“There is a great shortage of trained, loyal, hard-working, efficient, good, honest, etc, etc, people in our industry.” From unskilled labour to semi-skilled operators to truck drivers to engineers to bankers and all the way up, maybe even journalists and actors. The clarion call is repeated at every social function I attend, just around the time the second single malt (from Scotland) or dark rum (from Jamaica) is going down very well with the delicate canapés (by a French chef) on offer, then through dinner (take your pick) and continues past dessert (all 19 of them, made by an Italian) to the cheese tray (from an organic farm in the middle of Madagascar) and brandy (from Australia, so not exactly cognac, but said to be better) and then coffee (from Colombia).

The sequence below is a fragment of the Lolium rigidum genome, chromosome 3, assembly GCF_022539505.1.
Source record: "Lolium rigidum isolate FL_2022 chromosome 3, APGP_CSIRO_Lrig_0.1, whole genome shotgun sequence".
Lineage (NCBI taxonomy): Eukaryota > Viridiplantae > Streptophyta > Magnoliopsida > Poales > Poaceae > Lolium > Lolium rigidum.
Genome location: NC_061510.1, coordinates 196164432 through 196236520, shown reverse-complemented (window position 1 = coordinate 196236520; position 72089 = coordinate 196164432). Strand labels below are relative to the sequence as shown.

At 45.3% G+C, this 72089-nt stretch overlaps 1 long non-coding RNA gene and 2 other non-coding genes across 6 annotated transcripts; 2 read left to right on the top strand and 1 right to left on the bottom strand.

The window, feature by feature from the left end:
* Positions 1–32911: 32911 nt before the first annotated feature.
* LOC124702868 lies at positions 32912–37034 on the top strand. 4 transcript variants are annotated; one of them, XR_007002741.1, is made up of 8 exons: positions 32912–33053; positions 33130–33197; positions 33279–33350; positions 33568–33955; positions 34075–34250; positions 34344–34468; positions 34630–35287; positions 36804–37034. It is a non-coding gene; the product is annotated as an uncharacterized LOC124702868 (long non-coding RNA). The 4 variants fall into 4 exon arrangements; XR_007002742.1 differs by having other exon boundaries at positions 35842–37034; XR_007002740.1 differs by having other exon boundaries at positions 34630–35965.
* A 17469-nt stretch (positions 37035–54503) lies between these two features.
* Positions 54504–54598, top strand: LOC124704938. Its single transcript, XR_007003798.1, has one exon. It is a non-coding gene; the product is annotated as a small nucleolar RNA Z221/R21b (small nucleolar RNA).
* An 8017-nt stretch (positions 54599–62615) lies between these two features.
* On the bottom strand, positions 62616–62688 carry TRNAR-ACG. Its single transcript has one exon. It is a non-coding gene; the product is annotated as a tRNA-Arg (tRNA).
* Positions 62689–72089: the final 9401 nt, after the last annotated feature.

Usually, somewhere in the middle of the meal, somebody will say NREGA, another person will say Bihar, and the rest will nod sagely. Me, I like to go chomp-chomp, and listen.
So, what’s the real situation though, in a country of over a billion people, many of them young, that we cannot find the right person to work for us?
The answer has been brought home to me in many different ways, many times, but all pointing in the same direction. Here are some examples:
So, for a particular diagnostic machine, they have technicians who have the same qualifications and experience, too. The doctors earn very well, in fact their income in the US and India is almost the same now, and quality of life is a subject of much debate. However, all other things being equal, the factor for earnings of the US doctor/technician pair is about 5:1, while for the Indian doctor/technician pair it is about 100:1.